There’s nothing quite like a crisp white wine and some tasty, tangy goat cheese. And when they’re made within miles of each other, that’s bonus points for local flavor.
Lately, area wineries are not just pouring tastes, they’re inviting food-producing neighbors in for special pairings and promotions, creating a kind
of local agro-synergy. That’s a big draw for guests. It’s a win-win for wineries and their culinary partners: giving food producers access to new customers and at the same time providing a new experience for winery guests.
Aimee and Todd Henkle, owners of The Vineyards and Winery at Lost Creek north of Leesburg are at the forefront of the movement. The Henkles launched the monthly Tastemaker series last month. The winery will stay open late on select third Saturdays to host a sit-down tasting featuring local delicacies (both sweet and savory) paired with Lost Creek and other Virginia wines.
“We like to focus on the experience,” Aimee Henkle said. “The culinary component is very important. It’s amazing to really explore the wines.”
With the new series, Henkle hopes to go beyond the typical tasting room cheese board, offering a guided pairing to give visitors a special educational experience. The Henkles and senior tasting room staff members, along with representatives of the food producers, will be on hand to talk about the pairings.
The Henkles have long offered culinary tastings by reservation in partnership with Lovettsville’s Market Table Bistro, and decided this year they wanted to spotlight other local producers as well.
“We were looking for people who are the best at what they do in the area,” Henkle said.
The next Tastemaker tasting April 18 features Leesburg’s Layered Cake Patisserie, a popular French-style bakery, pairing a Virginia sparkling wine paired with a vanilla macaron cookie, Lost Creek’s Reserve Chardonnay with an almond croissant and the winery’s Provenance Red with a chocolate éclair. May’s tasting features cheese from Lovettsville-based Georges Mill Farm Artisan Cheese, and the June event spotlights Purcellville’s beloved Lothar’s Gourmet Sausage.
Cross promotion of local businesses is key, Henkle said, providing great exposure for both the winery and its culinary partners—and a chance to promote a natural affinity between local products.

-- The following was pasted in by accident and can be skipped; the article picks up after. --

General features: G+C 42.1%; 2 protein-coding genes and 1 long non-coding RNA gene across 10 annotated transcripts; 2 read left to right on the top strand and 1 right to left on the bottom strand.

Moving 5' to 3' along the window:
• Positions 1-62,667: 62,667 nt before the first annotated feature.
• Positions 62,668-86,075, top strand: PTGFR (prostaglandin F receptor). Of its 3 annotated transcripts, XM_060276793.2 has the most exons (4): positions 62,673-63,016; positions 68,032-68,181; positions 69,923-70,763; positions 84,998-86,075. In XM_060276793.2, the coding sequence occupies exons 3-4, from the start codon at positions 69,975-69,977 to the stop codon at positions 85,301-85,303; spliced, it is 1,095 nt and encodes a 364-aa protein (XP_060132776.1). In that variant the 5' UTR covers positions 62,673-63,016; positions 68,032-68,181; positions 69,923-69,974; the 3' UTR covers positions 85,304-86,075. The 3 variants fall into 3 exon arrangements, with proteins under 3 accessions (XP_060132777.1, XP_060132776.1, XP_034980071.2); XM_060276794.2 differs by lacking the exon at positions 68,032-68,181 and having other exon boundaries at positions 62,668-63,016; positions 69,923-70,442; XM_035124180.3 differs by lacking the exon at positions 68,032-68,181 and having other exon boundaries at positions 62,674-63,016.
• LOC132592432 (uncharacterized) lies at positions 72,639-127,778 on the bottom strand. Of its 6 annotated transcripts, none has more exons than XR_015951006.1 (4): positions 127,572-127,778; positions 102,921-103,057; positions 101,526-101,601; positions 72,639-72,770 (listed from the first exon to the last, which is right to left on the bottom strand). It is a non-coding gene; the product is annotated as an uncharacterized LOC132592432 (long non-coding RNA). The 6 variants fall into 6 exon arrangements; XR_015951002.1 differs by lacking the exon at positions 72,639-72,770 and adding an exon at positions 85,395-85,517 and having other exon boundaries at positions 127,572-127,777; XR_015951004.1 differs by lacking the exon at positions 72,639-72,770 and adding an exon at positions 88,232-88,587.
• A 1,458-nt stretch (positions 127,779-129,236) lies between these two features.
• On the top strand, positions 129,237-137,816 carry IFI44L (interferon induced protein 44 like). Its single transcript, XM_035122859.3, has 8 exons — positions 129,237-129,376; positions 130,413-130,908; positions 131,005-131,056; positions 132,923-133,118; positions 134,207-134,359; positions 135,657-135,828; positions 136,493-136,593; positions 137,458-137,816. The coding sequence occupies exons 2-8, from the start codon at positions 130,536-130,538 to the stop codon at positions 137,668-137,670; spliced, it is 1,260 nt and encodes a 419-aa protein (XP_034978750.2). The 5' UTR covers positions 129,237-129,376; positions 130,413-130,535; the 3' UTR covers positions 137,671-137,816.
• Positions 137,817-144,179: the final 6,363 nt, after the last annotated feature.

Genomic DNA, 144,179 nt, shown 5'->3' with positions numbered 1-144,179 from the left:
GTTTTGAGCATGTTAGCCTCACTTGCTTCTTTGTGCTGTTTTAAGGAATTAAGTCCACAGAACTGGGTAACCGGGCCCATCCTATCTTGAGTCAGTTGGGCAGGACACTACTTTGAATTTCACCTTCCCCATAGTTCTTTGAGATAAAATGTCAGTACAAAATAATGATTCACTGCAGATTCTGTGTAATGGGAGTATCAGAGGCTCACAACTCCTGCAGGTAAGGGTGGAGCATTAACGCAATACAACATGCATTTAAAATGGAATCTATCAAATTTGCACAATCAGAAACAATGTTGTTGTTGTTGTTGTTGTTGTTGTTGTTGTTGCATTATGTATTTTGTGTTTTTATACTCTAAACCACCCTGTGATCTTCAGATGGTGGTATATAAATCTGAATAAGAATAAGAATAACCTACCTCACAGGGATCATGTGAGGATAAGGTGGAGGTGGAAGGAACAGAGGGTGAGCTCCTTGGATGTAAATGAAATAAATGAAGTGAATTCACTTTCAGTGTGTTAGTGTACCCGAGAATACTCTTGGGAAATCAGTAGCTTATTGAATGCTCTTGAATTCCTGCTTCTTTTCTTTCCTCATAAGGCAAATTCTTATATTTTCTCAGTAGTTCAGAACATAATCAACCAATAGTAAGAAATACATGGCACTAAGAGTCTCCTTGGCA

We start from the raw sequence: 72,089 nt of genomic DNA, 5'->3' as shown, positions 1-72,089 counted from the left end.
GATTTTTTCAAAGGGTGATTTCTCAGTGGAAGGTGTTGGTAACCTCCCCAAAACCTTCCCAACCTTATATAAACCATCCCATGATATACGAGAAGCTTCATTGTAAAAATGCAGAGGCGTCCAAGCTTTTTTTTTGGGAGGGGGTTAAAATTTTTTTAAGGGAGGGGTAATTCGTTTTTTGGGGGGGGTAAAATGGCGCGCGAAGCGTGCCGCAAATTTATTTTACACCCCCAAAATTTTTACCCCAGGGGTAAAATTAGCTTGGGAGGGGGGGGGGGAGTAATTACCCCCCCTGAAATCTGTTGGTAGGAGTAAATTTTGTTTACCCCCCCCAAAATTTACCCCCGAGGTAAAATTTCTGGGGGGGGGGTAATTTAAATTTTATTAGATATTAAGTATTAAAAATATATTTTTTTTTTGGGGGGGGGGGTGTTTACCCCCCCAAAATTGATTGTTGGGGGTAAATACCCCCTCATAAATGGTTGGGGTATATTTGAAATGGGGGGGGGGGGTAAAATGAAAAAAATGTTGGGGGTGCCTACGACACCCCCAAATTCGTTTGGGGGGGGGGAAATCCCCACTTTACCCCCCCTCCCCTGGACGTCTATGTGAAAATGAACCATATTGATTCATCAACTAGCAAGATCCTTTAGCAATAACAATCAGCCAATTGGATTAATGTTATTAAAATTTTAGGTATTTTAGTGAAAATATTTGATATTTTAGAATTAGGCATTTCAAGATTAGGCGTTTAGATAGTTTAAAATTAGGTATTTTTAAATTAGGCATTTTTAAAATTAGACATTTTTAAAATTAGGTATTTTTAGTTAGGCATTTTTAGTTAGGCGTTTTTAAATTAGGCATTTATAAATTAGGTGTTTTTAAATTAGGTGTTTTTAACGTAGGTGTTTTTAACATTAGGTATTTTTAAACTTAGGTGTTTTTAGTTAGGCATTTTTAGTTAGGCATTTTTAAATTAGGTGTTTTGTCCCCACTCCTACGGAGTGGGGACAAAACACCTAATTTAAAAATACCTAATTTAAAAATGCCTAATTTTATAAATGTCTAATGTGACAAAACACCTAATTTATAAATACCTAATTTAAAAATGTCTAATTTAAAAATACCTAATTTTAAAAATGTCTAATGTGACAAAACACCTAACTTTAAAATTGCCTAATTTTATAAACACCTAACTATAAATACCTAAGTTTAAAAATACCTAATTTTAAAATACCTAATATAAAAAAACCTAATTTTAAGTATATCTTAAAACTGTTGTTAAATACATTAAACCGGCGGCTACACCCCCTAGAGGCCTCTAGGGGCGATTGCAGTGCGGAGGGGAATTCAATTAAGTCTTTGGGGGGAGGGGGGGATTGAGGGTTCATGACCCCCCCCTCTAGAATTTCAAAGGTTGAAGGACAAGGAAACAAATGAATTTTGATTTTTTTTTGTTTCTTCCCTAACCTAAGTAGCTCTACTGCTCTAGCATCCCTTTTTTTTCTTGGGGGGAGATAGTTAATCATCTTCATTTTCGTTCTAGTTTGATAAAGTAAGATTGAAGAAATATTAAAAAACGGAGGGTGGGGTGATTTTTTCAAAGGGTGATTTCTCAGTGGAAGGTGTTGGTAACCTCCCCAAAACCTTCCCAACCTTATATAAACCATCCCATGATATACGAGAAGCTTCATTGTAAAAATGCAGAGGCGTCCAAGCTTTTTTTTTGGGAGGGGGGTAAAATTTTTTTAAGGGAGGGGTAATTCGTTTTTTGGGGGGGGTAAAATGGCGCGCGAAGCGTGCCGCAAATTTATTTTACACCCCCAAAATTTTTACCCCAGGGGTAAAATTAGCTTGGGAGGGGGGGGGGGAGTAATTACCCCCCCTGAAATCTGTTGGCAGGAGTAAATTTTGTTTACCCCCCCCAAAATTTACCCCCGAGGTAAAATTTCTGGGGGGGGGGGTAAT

“A lot of it is about exposure and having people try our product,” said Molly Kroiz, owner and cheese maker at Georges Mill, which specializes in handcrafted goat cheese. “It’s also fun to collaborate with other local producers.”
During the May 21 Tastemaker event, Kroiz will be on hand to talk about her cheese-making process and about Georges Mill’s Community Supported Agriculture program, which offers members a weekly cheese selection April-October.
Croiz prefers the hands-on, guided tasting format to simply offering her cheese for sale at area wineries.
“It makes more sense to do the wine and cheese in a focused way,” Kroiz said.
Waterford’s 8 Chains North Winery has a history of pairing local treats with its wines—from truffles from Leesburg’s Abby Rose Confections to an annual Fourth of July pie pairing in collaboration with Mom’s Apple Pie bakery.
The winery took things up a notch last month hosting a health-oriented pop up market, featuring locally sourced food products.
The Healthy Chick’s Pop Up Show was a first for organizer Hillary Tattersall, who has hosted pop up sales (mostly featuring design and home décor) for years through her Chick’s Picks by Hillary business. Tattersall branched out in March with her first health-oriented event.
The event, which targets both Tattersall’s extensive contact list (made up mostly of women) and the winery’s contacts, was cross-promotion at its finest, Tattersall said.
“Their demographic is my demographic,” Tattersall said. “Girls on Saturdays do Loudoun wineries.”
The event featured agro-businesses like Great Country Farms and Fields of Athenry Farm and was a welcome showcase for Marla Vargas-Mundey, owner of LAJ Foods in Leesburg. Vargas-Mundey specializes in vegan foods using locally sourced ingredients and is known for her soups (like rosemary-beet and curried carrot), sauces and snacks. She’s built her business selling her products at pop ups in private homes, farmers markets and flea markets.
“It was a great networking opportunity for people like me,” Vargas-Mundey said.
“It turned out to be fabulously successful,” agreed Sydney Smith-Marlowe, general manager at 8 Chains North. “There was a nice synergy. … There was a constant flow.”
And while there aren’t any more pop ups on the calendar for the time being, there will certainly be opportunities to showcase local businesses in the near future, Smith-Marlowe said.
Meanwhile at Lost Creek, the Henkles are running with the Tastemaker series, with plans for barbecue, olive oil, pie and other pairings later this year.
“There’s a big sense of community,” Henkle said. “It’s important to showcase local businesses and help get the word out.”
The Tastemakers Series at the Vineyards and Winery at Lost Creek takes place Saturdays April 18, May 21, and June 18 from 7 to 9 p.m. Cost is $25 per person and advance reservations are required. For more information, go to www.lostcreekwinery.com.
To check out upcoming events at 8 Chains North, go to 8chainsnorth.com.